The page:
This will remain unchanged until 2020, as the next review by the Committee for Development Policy is scheduled for 2021.

This graduation/qualification performance falls short of the vision expressed by the international community in 2011 of “enabling half the number of LDCs to meet the criteria for graduation by 2020”.

Five countries have graduated from LDC status since the United Nations devised the category in 1971:

  • Botswana in December 1994
  • Cabo Verde in December 2007
  • The Maldives in January 2011
  • Samoa in January 2014
  • Equatorial Guinea in June 2017

UNCTAD’s annual Least Developed Countries Report provides a comprehensive and authoritative source of socio-economic analysis and policy recommendations on the LDC category.

The following three criteria were used by the Committee for Development policy in its latest review of the Least Developed County category in March 2018:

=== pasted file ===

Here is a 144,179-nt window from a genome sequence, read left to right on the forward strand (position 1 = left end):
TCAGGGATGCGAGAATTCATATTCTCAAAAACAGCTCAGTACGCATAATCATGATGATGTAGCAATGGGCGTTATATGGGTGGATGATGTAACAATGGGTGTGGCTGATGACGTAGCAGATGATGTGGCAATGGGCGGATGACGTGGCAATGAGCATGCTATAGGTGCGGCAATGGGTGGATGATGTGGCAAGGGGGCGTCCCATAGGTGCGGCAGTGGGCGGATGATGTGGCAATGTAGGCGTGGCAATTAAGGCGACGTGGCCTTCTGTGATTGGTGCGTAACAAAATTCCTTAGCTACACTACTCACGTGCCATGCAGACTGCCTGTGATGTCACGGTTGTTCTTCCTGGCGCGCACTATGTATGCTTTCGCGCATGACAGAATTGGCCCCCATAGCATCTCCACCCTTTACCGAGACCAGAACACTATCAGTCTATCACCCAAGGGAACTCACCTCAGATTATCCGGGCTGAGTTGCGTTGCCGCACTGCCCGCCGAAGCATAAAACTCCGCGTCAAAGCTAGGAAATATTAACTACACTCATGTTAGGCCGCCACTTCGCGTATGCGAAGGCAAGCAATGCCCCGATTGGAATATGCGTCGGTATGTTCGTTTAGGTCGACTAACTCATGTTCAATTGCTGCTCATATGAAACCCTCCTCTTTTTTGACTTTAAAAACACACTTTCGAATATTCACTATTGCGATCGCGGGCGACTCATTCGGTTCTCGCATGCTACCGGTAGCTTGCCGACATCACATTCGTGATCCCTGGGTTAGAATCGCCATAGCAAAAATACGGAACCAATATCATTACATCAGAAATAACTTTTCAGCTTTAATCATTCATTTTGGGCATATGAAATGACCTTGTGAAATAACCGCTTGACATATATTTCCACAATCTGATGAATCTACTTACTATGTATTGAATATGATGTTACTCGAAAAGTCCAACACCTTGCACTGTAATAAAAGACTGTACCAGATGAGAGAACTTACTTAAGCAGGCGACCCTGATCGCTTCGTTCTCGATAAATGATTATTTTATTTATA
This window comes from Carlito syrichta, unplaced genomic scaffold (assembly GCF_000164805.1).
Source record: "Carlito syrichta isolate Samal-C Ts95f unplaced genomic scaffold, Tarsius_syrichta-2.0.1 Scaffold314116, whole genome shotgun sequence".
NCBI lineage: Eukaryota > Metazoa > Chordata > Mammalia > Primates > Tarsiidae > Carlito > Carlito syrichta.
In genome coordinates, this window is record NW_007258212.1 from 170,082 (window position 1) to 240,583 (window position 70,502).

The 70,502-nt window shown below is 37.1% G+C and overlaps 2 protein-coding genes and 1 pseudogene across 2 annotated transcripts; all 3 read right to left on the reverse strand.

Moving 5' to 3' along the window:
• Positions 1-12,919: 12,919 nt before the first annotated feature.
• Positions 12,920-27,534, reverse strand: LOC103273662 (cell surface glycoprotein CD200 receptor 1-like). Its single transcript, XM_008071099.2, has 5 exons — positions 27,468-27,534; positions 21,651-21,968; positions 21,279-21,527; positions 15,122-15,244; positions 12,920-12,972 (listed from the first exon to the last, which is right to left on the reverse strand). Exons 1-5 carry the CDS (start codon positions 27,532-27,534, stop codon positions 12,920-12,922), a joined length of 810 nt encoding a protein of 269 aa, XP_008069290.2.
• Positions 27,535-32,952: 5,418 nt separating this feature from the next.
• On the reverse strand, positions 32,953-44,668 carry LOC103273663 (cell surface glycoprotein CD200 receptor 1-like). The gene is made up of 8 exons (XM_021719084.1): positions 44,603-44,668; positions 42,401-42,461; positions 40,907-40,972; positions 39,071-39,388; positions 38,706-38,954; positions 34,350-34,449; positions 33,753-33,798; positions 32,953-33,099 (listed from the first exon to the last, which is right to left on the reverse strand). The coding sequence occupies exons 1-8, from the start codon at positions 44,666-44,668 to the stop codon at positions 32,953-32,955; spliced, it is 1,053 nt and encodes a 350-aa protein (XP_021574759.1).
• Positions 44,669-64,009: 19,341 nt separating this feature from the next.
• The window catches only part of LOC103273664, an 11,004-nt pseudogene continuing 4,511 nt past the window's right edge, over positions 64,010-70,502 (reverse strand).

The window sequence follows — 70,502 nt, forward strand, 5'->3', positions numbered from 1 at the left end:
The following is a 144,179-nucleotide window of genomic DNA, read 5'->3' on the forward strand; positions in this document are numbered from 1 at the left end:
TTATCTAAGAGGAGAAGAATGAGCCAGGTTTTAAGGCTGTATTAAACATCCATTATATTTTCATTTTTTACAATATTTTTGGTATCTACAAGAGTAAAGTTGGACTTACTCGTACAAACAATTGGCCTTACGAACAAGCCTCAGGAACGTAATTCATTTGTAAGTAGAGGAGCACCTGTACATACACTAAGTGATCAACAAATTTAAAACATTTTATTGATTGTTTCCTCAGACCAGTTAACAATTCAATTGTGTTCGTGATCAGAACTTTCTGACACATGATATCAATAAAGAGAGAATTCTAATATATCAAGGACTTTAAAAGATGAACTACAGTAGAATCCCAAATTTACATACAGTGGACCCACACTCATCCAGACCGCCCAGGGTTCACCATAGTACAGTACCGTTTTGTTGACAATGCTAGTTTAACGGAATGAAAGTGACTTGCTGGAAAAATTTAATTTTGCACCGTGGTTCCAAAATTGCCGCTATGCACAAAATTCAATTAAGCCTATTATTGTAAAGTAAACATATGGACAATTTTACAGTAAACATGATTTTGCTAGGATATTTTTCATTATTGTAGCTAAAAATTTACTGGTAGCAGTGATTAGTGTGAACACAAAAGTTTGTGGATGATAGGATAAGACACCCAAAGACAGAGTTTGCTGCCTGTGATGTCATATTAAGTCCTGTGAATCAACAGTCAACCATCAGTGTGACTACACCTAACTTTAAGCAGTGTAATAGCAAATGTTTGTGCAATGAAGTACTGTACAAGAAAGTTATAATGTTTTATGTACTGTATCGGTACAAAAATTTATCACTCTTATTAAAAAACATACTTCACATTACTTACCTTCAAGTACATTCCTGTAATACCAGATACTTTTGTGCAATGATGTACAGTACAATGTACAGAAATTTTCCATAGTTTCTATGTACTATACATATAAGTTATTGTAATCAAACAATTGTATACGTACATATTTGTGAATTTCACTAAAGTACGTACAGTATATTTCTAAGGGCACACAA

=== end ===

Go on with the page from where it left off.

·         A per-capita income criterion, based on a three-year average estimate of the gross national income per capita, with a threshold of $1,025 for identifying possible cases of addition to the list, and a threshold of $1,230 for possible cases of graduation

·         A human assets criterion, involving a composite index (the human assets index) based on indicators of nutrition (percentage of undernourished population); child mortality (under 5 years of age, per 1,000 live births); maternal mortality (per 100,000 live births); school enrolment (gross secondary enrolment ratio); and literacy (adult literacy ratio)

·         An economic vulnerability criterion, involving a composite index (the economic vulnerability index) based on indicators of natural shocks (index of instability of agricultural production; share of victims of natural disasters); trade-related shocks (index of instability of exports of goods and services); physical exposure to shocks (share of population living in low-lying areas); economic exposure to shocks (share of agriculture, forestry and fisheries in gross domestic product; index of merchandise export concentration); smallness (population in logarithm); and remoteness (index of remoteness)